Hamburg School Board members are considering a $9.7 million capital project that would go to the voters during the annual budget vote in May.
There would be repairs and improvements to each school, but the big project driving the timing of the project is the replacement of the roof at Charlotte Avenue School.
“It’s at the end of its useful life,” said Scott W. Jones of Gordon W. Jones Associates, the district’s architectural firm.
The work on the project is included in the building condition report, a survey of district facilities that is required every five years. Items in the report are rated on the priority of performing the repair, and some are deemed to be higher priorities than others. The estimated cost of completing all the projects in the survey is $39.4 million, Jones said.
The district’s $32 million capital project is ending, and the district will start getting reimbursement for that project, said Barbara S. Sporyz, assistant superintendent for business. In addition, debt service is going down, with 1.1 million “falling off the books,” she said.
Much of the proposed $9.7 million project is necessary maintenance of facilities, with brick repointing and sidewalk and curb replacements. There also would be work done in updating school libraries, fiber-optics and several auditoriums.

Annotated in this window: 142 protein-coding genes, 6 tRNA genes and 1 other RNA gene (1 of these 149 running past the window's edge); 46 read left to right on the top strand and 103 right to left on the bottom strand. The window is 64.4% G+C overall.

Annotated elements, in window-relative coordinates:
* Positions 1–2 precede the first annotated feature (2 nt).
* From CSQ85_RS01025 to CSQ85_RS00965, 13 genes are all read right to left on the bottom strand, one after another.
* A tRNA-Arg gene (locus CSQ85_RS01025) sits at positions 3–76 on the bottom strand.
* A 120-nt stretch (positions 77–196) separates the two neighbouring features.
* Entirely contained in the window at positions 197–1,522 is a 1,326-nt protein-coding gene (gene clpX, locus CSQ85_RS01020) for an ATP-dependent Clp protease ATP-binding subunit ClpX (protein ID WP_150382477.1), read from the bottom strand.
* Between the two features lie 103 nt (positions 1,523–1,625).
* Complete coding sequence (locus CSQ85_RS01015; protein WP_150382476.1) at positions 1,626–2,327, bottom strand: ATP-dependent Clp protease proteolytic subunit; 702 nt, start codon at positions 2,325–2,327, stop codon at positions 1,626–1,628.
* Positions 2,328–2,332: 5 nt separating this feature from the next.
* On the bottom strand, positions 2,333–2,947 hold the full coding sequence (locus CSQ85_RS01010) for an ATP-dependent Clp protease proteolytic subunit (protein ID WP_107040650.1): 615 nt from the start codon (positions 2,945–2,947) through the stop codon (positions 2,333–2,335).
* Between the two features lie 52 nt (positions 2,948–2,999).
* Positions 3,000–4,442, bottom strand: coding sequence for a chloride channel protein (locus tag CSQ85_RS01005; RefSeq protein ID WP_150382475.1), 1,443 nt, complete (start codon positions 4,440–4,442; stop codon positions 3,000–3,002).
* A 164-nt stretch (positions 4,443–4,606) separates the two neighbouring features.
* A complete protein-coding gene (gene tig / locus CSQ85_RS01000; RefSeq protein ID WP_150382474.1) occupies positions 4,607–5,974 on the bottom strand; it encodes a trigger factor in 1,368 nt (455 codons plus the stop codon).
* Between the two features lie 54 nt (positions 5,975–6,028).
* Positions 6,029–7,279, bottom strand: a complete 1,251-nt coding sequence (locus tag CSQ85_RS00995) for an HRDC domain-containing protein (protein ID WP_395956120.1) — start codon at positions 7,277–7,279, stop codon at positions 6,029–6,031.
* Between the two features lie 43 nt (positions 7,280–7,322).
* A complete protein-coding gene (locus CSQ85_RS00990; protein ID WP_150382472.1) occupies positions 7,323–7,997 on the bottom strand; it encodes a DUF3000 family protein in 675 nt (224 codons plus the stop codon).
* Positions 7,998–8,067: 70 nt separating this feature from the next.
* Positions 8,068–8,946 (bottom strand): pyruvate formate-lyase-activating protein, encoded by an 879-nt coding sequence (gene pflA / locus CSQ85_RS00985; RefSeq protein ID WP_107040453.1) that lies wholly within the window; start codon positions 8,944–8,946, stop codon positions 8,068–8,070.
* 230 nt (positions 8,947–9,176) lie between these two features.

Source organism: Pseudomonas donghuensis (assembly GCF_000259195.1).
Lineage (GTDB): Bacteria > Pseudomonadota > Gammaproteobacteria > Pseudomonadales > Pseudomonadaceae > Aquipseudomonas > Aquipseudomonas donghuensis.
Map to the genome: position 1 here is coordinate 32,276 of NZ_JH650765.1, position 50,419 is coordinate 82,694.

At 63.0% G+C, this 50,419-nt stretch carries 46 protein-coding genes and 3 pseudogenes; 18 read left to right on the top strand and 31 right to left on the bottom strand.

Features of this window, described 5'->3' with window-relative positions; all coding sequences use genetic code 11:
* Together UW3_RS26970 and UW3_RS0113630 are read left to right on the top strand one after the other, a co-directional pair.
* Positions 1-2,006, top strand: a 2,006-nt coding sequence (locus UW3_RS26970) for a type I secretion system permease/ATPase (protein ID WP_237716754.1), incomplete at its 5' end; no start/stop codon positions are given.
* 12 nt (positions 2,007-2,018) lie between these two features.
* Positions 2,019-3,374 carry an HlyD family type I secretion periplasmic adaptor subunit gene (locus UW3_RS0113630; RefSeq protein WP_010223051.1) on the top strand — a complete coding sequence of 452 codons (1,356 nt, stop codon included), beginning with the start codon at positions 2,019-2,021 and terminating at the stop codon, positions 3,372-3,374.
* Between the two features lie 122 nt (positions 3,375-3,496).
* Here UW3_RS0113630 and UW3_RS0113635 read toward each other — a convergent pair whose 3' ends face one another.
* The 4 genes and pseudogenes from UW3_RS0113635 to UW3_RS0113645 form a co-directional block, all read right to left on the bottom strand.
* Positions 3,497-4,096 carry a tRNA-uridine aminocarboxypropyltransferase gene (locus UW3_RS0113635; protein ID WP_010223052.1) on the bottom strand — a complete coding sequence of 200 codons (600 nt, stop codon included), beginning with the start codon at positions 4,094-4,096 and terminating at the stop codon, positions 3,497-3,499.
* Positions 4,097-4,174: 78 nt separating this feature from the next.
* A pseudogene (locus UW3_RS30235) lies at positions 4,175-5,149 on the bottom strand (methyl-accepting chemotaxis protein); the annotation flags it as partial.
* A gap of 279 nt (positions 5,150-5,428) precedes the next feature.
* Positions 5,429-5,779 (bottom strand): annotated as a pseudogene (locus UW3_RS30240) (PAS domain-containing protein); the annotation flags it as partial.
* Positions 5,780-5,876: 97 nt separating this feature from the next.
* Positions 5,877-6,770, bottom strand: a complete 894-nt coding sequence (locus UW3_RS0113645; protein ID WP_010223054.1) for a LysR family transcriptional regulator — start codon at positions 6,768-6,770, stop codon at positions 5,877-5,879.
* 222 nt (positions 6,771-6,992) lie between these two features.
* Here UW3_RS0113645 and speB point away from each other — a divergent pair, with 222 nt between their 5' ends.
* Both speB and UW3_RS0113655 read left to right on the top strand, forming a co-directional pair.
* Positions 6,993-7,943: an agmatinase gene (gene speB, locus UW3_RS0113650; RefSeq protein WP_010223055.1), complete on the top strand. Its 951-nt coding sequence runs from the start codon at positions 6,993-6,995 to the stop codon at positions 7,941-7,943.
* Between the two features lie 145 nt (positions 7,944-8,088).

“We’re looking at basic items that need to be replaced or repaired,” Sporyz said. “For many years, it was just left undone.”
She said it is more cost-effective to complete a moderate-size project rather than a small one because of fixed costs. She said she would not recommend just replacing the roof at Charlotte Elementary.
Board member Cameron Hall said he wants to see the areas that need to be repaired, and the board will organize a field trip for members to check out the buildings.
Sporyz said that if the board approves, the resolution authorizing the bond issue must be adopted March 22 for it to appear on the May ballot. If it is approved, the roof would be fast-tracked for approval by the state Education Department. Under that scenario, the roof would be put to bid by October, and construction would start in the spring or summer of 2017.
“With such a tight time frame it doesn’t give us a lot of time to delve into what we’re doing,” said board President Thomas F. Flynn III.
If the board does not want to have the vote in May, “there is no roof for Charlotte until the following year,” Sporyz said.
Board member Laura J. Heeter asked about including upgrades for the soccer fields and baseball diamond in the capital project. Sporyz said she would work with the architect on including those items.